Monthly Archives: July 2012



I used to be a chameleon. Not in a former life. NOT a real one on a branch in some petrified and camouflaged pose to survive. Survival might have been my alibi back then but it is doubtful that I would’ve ever admitted to it during my chameleon fling. The story is that I used to be one of those people who changed ever so slightly based on my surroundings. Maybe we’re all guilty of it at some point in our lives. Pretending to be someone we aren’t isn’t hard. In fact, I would argue that it’s too easy. Look at what happened to Jessica Simpson when she dated John Mayer. It was so obvious. Chameleon. Dark brunette trying on existential for size and some unconvincing cerebralish, angsty rocker tees. Poser. And we all saw how that one panned out. Not well. 

Being Southern hasn’t always been a source of pride for me. Just take note for a moment of some of the events that earned us spots as national headliners in history. It is not an excuse for my seditious ways. Just an explanation. It was my first stint in the real world as a 20-something. I was surrounded by sophisticated transplants from about the globe. Every job I landed celebrated a great geographical mix of people. My parents always put education first and it opened doors to some great experiences. I am certain that was the idea behind all of the sacrifices they made in order for this to happen. I eventually arrived in Colorado on a self-dare with every intention of making it home. And the question would invariably come from each new acquaintance or colleague: So where are you from? It is the unfailing 20-something inquiry. The novice’s most monotonous and predictable of pick-up lines.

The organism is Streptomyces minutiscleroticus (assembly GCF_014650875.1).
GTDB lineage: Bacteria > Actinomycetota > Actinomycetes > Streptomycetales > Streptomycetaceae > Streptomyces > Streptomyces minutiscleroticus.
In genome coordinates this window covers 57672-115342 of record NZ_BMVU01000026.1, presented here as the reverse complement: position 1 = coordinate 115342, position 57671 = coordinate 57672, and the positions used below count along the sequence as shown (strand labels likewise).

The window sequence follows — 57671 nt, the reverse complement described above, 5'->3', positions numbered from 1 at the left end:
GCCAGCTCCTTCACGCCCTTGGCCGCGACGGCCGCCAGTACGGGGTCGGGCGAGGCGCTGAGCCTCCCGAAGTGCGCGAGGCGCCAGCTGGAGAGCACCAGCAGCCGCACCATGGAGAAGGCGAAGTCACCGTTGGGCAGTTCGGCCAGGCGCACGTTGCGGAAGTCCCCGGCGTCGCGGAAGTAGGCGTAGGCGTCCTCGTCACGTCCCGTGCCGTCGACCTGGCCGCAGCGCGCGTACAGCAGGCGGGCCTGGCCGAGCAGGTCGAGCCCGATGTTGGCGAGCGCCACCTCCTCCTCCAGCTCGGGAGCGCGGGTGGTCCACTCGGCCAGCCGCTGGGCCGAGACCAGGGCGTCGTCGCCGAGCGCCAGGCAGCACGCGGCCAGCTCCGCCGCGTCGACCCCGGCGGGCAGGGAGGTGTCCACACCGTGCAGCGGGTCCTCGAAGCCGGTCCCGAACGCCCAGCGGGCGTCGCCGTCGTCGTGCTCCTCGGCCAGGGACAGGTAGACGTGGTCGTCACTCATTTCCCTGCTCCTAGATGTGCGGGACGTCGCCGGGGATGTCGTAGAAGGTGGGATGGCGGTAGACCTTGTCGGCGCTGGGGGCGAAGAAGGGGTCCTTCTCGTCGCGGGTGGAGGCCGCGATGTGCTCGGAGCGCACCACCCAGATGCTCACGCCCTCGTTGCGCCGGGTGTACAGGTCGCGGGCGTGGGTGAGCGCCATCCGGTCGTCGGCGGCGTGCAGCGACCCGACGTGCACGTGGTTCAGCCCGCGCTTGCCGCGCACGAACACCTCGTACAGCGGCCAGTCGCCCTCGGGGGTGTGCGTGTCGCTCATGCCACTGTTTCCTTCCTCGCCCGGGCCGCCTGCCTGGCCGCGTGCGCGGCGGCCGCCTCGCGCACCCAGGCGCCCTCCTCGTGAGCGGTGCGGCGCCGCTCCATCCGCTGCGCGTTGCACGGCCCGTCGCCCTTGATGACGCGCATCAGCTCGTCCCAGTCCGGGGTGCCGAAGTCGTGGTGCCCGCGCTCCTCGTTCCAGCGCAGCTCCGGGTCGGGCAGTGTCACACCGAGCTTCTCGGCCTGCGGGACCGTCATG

30- somethings ask so-what-do-you-do? 

40-somethings perhaps will ask so-who-do-you-do? I don’t know (not there yet). 

But 20-somethings living in a town of transplants always ask so-where-are-you-from

I can remember flashing an extra toothy grin before and during the hometown interrogation. This was an effort to demonstrate that not only did I have a mouth full of teeth but they were perfectly, ridiculously straight (orthodontia, be blessed). Preemptive strike against the banjo jokes. God forbid that my answer,Tennessee, frighten a potential suitor away.

I grew my vocabulary intentionally and religiously during those formative years in an effort to thwart the stereotyping. I highlighted words in books. Kept a nerdly little list of my favorites and found ways to slip them into conversation in an attempt to appear at faux Ivy League from a distance.

It was a subtle and forgivable snubbing of my origins from the bystander’s perspective. But let me tell you, the first time you downplay ownership of your home fires, it stings your very heart if you have one. It is a betrayal on some deep-rooted level. Most of the people I grew up around are salt of the earth people. They work hard. They’re loyal. They’re honest. But suddenly, it seemed that people from elsewhere were judging. They thought that I was just getting lucky during conversations when my subjects and verbs agreed. Consistently. I am not proud of the period in my life in which I downplayed my origins.